By Grace Timko (Fiction ’20) and Rosie Mary Jane Kopman (Fiction ’20)
On Thursday, March 7th, Jen Julian read from her newly published short story collection, Earthly Delights and Other Apocalypses, for the fourth and final installment of the 2018-19 Crazyhorse Reading Series. Second year fiction student Christine McSwain delivered the introduction: “In Jen Julian’s work, the Earth we know glows iridescent with otherworldly light…With comfortable, careful prose inviting familiarity.”
An alumna of the College of Charleston, Jen Julian currently teaches fiction and literature at Allegheny College. She received her MFA in Fiction from UNC Greensboro and her PhD in Creative Writing from the University of Missouri, Columbia. Her debut short story collection, Earthly Delights and Other Apocalypses, won the 2018 Press 53 Award for Short Fiction. Her fiction and essays have appeared in TriQuarterly, Beecher’s Magazine, The Greensboro Review, The Chattahoochee Review, and Cleaver.
Julian is drawn to the obscure and surreal and “lately, very interested in cults,” she said when introducing her first piece, “Reunion.” The first sentence is striking and immediately sets the tone for the evening: “If you’d been kinder to your mother, maybe she wouldn’t have gone and joined that cult.” There is a hint of dark humor in her writing that is deepened by an eerie underlying sense of realism and familiarity. Julian quickly hinges on our connection to the world and dives into some other place entirely. As McSwain said in her introduction: “I found myself staring into landscapes I knew by heart, nostalgic for the familiarity of these ordinary spaces, then promptly abducted by creatures not of this world.” We find ourselves readily welcoming these abductions, wanting to explore the worlds that Julian has so seamlessly crafted.
Julian clearly has an affinity for place—creating worlds and nurturing a relationship between readers and these places. She followed up with another new piece, “Flyover,” which was inspired by her time living in the Midwest where towns are often named after other exotic locations such as Mexico, Missouri, establishing a sort of familiar, yet disjointed relationship to these places. In the story’s “safe, small” town of Flyover, people mysteriously appear in the sky and fall to Earth—most die, but some survive. At the heart of this piece is not the problem of these sudden appearances, but the narrator’s mother-daughter relationships as she grows up in this bizarre place. Along with the narrator, we see her mother bring a fallen woman granola bars before sending the survivor away with the reminder: “These aren’t your people here.” Now an adult with her own daughter, the narrator must decide how to raise the child in the midst of these occurrences. Still too young to understand, her daughter will ask where the screams are coming from as people fall from the sky. We see the narrator diverge from her mother’s path as she shares with the readers: “I tell her that’s the sound of shooting star.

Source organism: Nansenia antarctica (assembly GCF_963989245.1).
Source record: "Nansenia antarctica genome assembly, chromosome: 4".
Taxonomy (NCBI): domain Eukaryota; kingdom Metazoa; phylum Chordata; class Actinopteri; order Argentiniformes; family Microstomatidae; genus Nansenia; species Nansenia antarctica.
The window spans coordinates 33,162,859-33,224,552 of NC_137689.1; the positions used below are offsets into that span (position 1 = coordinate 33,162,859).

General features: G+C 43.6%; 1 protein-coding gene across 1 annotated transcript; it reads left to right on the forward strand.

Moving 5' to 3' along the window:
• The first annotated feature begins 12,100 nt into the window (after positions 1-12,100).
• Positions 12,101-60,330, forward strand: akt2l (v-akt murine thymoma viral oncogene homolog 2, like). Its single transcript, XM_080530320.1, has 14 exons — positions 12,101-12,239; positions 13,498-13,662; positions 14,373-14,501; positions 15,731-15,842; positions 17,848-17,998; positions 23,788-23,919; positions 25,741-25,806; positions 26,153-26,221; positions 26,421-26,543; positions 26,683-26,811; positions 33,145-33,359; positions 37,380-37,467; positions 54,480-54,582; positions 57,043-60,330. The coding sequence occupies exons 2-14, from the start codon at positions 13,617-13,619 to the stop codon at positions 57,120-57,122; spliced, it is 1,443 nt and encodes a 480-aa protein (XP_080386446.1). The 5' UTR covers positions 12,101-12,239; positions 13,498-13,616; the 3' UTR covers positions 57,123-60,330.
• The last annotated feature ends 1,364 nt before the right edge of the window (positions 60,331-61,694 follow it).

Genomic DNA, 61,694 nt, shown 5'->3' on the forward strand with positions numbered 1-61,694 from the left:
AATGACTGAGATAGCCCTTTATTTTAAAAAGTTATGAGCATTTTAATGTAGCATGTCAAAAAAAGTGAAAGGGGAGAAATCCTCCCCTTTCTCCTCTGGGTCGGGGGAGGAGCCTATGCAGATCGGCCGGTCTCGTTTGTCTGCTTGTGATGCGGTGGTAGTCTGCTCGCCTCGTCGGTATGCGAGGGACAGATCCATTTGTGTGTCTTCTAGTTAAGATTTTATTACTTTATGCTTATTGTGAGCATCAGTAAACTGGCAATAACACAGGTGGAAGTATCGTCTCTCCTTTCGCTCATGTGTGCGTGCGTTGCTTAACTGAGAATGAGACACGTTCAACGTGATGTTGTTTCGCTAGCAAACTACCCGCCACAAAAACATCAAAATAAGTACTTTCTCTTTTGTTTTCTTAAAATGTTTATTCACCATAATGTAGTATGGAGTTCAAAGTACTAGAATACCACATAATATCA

Her final piece of the reading, “One For Sorrow, Two For Joy,” is included in Earth Delights and Other Apocalypses and has previously appeared in Beecher’s Magazine. Julian told the audience the title comes from “Magpie,” a nursery rhyme, inviting the characteristics of a magpie into the main characters of the story; collecting thoughts, collecting objects, collecting the missing, as the magpie collects. The story is in letter form, speaking to an absent character Vic, whom we learn has died. They are letters, longings, from an aunt to nephew. The piece starts, “Vic, as you know, there are so many thoughts of you that you may never hear.” This note, somber and loving, carries the piece through to Marcie, his sister, acting out after his death, collecting seemingly random objects. Our narrator cites a critique of Marcie’s actions from another town member, “She’s sixteen now, isn’t she? This something a younger child would do. One who still plays make believe,” all the while the narrator trying to “pretend it didn’t bother her. All the while the narrator ‘pretending’ to speak to Vic in her head. Near the close, our narrator begs of the missing, “If you do come back, save your sister. She’s bound to get crushed under the weight of this place,” our narrator begging in grief to the missing piece of their familial collection.
Concluding the reading, Julian answered questions about her writing and different processes she has for her craft. Julian, having only published short stories and essays, was asked if she was interested in working toward a longer form, like a novel. She proudly said, “Yes, two in fact.” Of the short form, Julian said, “It forces you to focus in on story and language, moving from one sentence to the next in a very condensed way. That’s something I’ve carried over to novel writing.” She went on to say, “the process of writing has become slower and a more methodical process.” In a later question, an audience member asked, “How do you know when a story is done?” Julian replied, “I’m an obsessive reviser. I will chop a piece up, re-work it. I’m not afraid to make a story something completely different than what it was. As long as I’m interested in a story, I will continue to work with it…It’s like a puzzle I get to fit together.” As Jen Julian continues to work and re-work, we eagerly await what comes next for her.